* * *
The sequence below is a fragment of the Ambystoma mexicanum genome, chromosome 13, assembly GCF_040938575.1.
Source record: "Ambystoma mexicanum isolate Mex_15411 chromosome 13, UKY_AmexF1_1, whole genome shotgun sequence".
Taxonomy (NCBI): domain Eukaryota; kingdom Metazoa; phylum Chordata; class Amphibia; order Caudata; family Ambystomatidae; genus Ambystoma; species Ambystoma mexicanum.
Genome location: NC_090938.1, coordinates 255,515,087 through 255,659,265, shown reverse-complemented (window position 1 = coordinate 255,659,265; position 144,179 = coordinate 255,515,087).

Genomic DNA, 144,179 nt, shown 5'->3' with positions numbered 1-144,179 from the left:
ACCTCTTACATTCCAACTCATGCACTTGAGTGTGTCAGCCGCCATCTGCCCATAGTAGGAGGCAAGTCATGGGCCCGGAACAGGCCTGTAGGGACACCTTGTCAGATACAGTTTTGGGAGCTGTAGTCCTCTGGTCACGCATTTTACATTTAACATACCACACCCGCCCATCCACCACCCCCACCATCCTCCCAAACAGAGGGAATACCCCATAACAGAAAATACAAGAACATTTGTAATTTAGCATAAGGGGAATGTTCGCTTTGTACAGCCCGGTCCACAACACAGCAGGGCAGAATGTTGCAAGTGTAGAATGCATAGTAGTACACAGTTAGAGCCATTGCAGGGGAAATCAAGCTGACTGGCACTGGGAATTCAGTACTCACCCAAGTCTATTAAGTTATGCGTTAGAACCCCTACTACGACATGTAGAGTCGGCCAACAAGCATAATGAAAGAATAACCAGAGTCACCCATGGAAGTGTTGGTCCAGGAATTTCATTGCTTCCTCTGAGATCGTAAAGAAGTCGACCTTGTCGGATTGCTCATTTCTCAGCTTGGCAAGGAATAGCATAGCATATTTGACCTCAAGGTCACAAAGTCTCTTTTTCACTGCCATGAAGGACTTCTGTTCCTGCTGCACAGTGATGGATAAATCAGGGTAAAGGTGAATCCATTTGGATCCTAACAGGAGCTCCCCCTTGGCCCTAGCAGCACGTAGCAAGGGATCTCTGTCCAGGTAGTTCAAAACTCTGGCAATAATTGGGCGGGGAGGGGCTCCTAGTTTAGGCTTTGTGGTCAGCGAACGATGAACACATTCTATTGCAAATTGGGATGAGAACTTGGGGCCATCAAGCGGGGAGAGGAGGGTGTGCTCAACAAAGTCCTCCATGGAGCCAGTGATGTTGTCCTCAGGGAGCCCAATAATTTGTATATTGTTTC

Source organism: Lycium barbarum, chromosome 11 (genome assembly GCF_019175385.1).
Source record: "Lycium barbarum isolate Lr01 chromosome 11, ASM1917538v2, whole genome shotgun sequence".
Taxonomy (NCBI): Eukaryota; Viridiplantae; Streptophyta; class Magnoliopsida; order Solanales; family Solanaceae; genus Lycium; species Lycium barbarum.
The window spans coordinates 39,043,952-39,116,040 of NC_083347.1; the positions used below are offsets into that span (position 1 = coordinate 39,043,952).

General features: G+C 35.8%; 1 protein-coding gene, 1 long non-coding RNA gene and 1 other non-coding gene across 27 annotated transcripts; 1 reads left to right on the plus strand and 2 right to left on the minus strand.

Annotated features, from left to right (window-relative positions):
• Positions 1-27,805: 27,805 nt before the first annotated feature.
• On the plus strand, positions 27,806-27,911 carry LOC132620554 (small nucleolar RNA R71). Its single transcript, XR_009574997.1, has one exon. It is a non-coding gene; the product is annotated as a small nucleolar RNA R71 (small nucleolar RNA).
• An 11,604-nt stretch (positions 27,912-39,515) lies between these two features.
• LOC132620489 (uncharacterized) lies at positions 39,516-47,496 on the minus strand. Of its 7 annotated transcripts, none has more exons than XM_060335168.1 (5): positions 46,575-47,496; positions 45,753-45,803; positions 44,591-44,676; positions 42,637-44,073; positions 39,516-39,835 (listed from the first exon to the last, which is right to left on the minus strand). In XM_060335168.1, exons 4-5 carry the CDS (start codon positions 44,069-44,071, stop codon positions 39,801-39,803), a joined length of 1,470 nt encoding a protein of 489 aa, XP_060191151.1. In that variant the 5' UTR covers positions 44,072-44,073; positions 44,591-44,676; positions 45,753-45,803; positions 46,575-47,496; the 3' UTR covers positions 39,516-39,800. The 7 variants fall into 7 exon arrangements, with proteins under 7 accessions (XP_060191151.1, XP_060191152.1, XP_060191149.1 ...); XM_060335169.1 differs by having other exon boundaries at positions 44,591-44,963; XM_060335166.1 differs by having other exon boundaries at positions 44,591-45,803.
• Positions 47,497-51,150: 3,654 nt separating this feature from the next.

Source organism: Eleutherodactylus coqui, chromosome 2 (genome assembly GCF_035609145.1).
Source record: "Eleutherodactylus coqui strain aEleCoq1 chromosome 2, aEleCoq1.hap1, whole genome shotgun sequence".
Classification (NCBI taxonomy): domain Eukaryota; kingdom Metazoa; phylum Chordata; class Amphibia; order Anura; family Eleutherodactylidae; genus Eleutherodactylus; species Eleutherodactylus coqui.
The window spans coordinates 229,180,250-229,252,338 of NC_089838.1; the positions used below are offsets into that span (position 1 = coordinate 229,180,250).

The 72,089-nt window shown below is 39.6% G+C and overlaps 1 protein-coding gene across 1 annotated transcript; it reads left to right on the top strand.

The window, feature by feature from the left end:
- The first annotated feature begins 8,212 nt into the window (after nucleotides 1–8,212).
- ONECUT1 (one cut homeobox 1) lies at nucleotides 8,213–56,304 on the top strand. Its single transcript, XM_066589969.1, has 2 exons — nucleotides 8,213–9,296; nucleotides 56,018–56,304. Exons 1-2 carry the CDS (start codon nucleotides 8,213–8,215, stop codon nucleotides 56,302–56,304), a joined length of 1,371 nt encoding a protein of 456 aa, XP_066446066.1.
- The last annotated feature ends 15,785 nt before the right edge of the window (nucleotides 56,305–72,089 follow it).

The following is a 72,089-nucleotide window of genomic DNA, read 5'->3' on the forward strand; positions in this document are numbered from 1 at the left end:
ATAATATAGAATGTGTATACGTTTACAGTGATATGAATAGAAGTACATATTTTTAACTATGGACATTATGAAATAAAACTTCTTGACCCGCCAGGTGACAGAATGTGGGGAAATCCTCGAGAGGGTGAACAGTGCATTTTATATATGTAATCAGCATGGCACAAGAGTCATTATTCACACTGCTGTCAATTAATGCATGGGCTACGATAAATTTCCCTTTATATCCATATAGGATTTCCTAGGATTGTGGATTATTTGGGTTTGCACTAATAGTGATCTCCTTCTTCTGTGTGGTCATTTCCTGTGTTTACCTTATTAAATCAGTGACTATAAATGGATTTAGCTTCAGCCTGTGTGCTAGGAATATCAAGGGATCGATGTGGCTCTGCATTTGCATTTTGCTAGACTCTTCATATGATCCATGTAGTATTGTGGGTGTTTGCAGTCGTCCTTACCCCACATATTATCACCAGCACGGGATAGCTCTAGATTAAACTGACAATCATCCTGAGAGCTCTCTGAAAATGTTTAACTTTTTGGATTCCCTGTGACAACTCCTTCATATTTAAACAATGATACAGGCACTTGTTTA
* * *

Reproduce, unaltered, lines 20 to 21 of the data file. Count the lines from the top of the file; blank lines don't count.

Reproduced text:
Classification (NCBI taxonomy): domain Eukaryota; kingdom Metazoa; phylum Chordata; class Amphibia; order Anura; family Eleutherodactylidae; genus Eleutherodactylus; species Eleutherodactylus coqui.
The window spans coordinates 229,180,250-229,252,338 of NC_089838.1; the positions used below are offsets into that span (position 1 = coordinate 229,180,250).